Becoming a Chandler (not Bing): Scented Soy Wax Candle Class at Candlefish in Charleston, SC

Welcome back! I know you have all been waiting on the edge of your seats for my Candlefish recap. No? Well if you haven’t been then you SHOULD have been because it was so. much. fun!


I knew CandleFish was my kind of place the second we entered the shop. It was open, bright and full of clean smells and good vibes.  All of the Chandlers (that is the official name for a candle maker…just like a tailor, cobbler, etc.) were very friendly and our teacher, Kat, was so personable and knowledgeable which made the class interesting and entertaining!


We were seated at our work spaces and offered complimentary water or coffee (or you can BYOB! They provide the glassware FYI) and Kat told us all about how Candlefish came to be, the art of scenting candles and how those scents are created and explained the process for creating our own candles. Fun fact, pretty much every single smell in every type of product is synthetic and lots are created in Switzerland. We all introduced ourselves and had to share what scent we thought we would be if we were a candle. My favorite answer was a guy who picked “steak and french fries” Robert would love that candle if it ever comes to fruition. I chose fresh herbs because A. I love to cook and B. I love clean, fresh scents when it comes to candles. Too fruity and too floral-y are not my favorites. We learned that there are lots of different scent profiles that different smells fit into; beachy, aquatic, floral, citrus, epicurean (think almond, vanilla, food scents), green/earthy, woody, the list goes on. Most of what I was drawn to fell into the epicurean or green/earthy category, go figure!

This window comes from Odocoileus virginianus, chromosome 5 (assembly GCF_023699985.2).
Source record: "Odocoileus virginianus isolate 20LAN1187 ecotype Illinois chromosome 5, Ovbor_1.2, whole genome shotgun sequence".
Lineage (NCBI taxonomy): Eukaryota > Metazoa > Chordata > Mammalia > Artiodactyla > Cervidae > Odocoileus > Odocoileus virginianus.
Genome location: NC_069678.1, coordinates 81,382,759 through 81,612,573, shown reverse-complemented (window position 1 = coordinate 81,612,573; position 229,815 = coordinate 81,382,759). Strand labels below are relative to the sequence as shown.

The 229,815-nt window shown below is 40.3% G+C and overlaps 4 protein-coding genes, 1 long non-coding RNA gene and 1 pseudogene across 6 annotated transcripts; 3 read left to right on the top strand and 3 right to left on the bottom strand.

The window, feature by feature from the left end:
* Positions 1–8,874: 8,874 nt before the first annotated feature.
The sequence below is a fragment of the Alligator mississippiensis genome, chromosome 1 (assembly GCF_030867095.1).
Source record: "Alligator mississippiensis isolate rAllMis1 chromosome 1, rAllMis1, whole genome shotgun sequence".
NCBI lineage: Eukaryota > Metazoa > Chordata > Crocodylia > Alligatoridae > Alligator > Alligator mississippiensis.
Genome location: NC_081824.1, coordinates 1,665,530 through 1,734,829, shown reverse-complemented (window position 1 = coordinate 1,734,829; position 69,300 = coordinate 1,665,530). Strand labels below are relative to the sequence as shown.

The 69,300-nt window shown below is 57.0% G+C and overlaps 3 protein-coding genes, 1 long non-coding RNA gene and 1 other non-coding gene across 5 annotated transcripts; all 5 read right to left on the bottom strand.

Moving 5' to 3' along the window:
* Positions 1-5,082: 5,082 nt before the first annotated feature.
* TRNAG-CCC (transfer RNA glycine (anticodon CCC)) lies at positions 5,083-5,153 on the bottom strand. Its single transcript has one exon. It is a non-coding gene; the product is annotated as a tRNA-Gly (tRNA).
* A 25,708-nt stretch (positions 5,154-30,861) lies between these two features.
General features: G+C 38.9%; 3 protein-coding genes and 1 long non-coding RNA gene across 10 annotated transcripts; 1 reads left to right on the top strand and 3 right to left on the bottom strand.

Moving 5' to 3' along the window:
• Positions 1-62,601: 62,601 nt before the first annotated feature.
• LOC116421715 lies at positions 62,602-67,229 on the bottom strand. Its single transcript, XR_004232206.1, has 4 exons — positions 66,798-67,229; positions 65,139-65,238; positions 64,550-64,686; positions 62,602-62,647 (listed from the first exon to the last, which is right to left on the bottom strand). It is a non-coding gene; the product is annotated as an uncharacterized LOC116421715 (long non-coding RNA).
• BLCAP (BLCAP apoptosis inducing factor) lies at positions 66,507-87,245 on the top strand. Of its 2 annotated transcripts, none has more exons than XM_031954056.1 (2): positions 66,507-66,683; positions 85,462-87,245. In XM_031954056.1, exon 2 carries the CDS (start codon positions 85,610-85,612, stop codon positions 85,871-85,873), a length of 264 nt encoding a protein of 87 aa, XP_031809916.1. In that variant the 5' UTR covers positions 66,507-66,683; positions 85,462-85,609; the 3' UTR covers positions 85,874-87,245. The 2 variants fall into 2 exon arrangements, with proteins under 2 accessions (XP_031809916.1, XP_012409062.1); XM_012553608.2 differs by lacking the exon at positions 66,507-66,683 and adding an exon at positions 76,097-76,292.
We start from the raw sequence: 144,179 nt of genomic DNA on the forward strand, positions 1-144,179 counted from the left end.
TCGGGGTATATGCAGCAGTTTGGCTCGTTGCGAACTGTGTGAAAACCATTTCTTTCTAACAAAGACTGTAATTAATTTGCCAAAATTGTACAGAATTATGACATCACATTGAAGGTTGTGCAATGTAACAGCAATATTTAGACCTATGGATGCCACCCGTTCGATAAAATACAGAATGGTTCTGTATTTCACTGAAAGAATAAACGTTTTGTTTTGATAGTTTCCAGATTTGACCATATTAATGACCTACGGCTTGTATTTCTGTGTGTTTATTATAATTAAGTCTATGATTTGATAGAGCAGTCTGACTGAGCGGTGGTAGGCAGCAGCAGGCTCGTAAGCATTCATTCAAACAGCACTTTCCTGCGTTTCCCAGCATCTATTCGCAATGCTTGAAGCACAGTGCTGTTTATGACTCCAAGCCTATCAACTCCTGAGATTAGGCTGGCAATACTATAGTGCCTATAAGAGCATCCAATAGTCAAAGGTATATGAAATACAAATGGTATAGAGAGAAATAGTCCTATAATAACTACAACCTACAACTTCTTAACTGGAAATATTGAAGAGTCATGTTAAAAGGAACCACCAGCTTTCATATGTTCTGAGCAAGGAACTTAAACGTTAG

Set Up Scent Wall

Kat then showed us the wax melters (I’m sure there is a more technical name than that but I can’t remember) and explained the history and differences between different types of waxes. Candles were initially made of leftover lard, and the Chandlers would go from house to house making candles for families. Beeswax candles then became popular but were expensive and only used by churches and the upper class. These days soy candles are all the rage, and were the type that we would be making during the class.

 Wax Melters

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